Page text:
There is just over a month to go until the amendments to the Condominium Act, 1998, come into force (unless the implementation is delayed again). The industry is abuzz about the amount of work the amendments are going to create with all of the returns, notices of change, certificates, disclosure obligations, etc. So you might be asking “Why would anyone want to create more work for themselves and amalgamate now?”
Many condominiums, especially the older ones, are likely considering amending all of their documents to remove outdated, unenforceable provisions and add some of the new pro-technology options, like electronic voting for owners meetings. The process to amend all of the documents is actually pretty similar to the process used for amalgamation: hire a lawyer to prepare documents, send notice to the owners, hold a meeting to present the new documents, vote on them or collect written consent, and register the documents if approved by the owners. Don’t get me wrong, there is definitely more work involved in an amalgamation than amending documents, but the process is very similar.
Another reason is the cost to amalgamate versus the cost to complete amendments to all of the documents. In my experience, the legal costs for amalgamation may be only slightly higher than amending all of the documents, especially where there are several condominiums to share the costs. That said, there are other costs to consider like surveyor’s fees to prepare a new description for the condominium and reserve fund study fees (if it has to be completed ahead of schedule). Some management companies charge extra fees for amalgamations as well because of the extra work involved.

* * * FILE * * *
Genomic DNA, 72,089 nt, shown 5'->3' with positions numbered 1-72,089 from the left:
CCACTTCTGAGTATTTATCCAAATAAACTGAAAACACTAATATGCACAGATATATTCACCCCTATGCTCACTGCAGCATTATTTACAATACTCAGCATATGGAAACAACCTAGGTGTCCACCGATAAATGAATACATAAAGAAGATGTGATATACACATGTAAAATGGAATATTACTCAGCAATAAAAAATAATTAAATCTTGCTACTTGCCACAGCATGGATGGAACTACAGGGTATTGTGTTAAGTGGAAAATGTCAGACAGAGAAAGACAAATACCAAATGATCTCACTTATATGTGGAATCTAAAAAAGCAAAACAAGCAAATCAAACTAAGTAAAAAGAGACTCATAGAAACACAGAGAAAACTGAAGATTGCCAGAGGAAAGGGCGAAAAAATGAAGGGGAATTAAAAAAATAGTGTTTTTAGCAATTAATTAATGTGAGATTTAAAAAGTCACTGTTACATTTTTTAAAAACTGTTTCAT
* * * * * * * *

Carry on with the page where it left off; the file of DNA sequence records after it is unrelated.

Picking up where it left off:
The other trend that I have noticed is that some management companies are giving notice to end their contracts with their smaller condominiums. The management companies are assessing their contracts and determining if they can make a profit with all the extra work they need to do. For smaller condominiums that really leaves three options: find a manager who will work with smaller condominiums (which is getting harder unless you want to pay higher than average per door rates), self-manage (which seems like a full-time job with all of the changes coming), or amalgamate with their neighbouring condominiums (if there are any).
Amalgamation isn’t easy, quick or cheap, but it can be beneficial. Given that many condominiums will be under increased pressure to pinch pennies anywhere they can, I think the number of amalgamations is going to increase over the next few years. Before you incur the costs to start the process you should discuss it with the owners at your next owners’ meeting or put it in the next newsletter. No sense in incurring thousands of dollars in costs if you can’t get close to the 90% consent that you’ll need. For more information, see our previous post on amalgamation.